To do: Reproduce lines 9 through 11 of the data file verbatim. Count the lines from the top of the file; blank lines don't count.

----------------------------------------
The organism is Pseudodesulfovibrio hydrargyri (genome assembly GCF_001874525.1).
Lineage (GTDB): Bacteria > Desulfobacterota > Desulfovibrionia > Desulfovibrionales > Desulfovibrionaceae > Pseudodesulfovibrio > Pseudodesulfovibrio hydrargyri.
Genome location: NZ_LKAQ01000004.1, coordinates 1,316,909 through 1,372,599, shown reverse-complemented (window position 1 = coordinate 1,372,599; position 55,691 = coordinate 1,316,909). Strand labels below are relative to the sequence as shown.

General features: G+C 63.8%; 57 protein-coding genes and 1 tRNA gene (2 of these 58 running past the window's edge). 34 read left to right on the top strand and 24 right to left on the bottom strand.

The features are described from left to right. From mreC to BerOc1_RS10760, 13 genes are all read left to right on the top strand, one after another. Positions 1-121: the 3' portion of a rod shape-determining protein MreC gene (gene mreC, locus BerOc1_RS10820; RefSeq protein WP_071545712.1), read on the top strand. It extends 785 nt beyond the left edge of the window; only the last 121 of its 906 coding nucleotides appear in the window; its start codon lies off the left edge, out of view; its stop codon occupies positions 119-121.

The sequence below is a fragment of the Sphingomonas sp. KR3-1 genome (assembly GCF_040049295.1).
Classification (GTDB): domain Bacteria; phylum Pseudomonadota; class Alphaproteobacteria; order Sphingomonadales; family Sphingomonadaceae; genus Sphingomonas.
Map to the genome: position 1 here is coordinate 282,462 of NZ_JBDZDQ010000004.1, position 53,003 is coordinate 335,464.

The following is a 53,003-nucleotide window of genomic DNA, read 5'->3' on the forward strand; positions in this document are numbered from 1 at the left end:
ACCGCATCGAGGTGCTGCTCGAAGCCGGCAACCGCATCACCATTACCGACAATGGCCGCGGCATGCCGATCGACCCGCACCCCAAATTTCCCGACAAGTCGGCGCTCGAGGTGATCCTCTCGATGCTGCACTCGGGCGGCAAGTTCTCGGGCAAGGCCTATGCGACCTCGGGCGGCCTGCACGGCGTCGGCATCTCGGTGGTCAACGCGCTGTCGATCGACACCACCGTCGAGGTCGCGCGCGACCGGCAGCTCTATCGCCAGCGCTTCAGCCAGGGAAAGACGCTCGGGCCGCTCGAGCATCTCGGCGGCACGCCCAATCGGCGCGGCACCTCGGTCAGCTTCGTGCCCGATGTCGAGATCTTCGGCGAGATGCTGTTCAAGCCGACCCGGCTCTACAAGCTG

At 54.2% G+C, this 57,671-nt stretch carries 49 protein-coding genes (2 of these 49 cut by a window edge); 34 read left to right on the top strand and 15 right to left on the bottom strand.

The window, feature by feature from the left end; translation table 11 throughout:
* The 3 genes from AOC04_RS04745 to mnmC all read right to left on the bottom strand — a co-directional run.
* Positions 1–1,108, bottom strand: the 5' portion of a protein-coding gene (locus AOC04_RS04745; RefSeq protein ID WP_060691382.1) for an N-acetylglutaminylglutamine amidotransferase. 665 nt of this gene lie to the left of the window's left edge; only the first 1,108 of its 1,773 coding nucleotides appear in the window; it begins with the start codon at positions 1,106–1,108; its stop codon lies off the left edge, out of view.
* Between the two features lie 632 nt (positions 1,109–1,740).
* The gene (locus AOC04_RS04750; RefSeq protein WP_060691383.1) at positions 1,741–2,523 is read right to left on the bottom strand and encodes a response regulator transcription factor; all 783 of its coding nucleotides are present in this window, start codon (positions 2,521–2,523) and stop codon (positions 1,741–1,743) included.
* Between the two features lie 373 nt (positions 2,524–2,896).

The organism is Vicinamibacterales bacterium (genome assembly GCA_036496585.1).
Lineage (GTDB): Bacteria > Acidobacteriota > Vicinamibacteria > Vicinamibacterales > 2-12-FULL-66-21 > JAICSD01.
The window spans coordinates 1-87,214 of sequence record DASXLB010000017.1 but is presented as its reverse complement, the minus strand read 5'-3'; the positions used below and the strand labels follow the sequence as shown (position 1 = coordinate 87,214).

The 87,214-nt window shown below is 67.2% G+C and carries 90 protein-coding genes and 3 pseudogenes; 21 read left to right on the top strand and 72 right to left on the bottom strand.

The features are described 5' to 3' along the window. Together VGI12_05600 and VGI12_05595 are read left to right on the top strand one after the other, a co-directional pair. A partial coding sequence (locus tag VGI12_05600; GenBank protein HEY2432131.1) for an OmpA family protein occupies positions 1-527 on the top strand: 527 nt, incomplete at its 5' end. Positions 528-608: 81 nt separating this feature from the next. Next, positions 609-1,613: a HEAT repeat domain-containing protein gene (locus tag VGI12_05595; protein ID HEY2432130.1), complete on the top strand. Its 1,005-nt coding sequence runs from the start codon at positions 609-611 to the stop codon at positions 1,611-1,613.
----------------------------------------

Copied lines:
The following is a 53,003-nucleotide window of genomic DNA, read 5'->3' on the forward strand; positions in this document are numbered from 1 at the left end:
ACCGCATCGAGGTGCTGCTCGAAGCCGGCAACCGCATCACCATTACCGACAATGGCCGCGGCATGCCGATCGACCCGCACCCCAAATTTCCCGACAAGTCGGCGCTCGAGGTGATCCTCTCGATGCTGCACTCGGGCGGCAAGTTCTCGGGCAAGGCCTATGCGACCTCGGGCGGCCTGCACGGCGTCGGCATCTCGGTGGTCAACGCGCTGTCGATCGACACCACCGTCGAGGTCGCGCGCGACCGGCAGCTCTATCGCCAGCGCTTCAGCCAGGGAAAGACGCTCGGGCCGCTCGAGCATCTCGGCGGCACGCCCAATCGGCGCGGCACCTCGGTCAGCTTCGTGCCCGATGTCGAGATCTTCGGCGAGATGCTGTTCAAGCCGACCCGGCTCTACAAGCTG

At 54.2% G+C, this 57,671-nt stretch carries 49 protein-coding genes (2 of these 49 cut by a window edge); 34 read left to right on the top strand and 15 right to left on the bottom strand.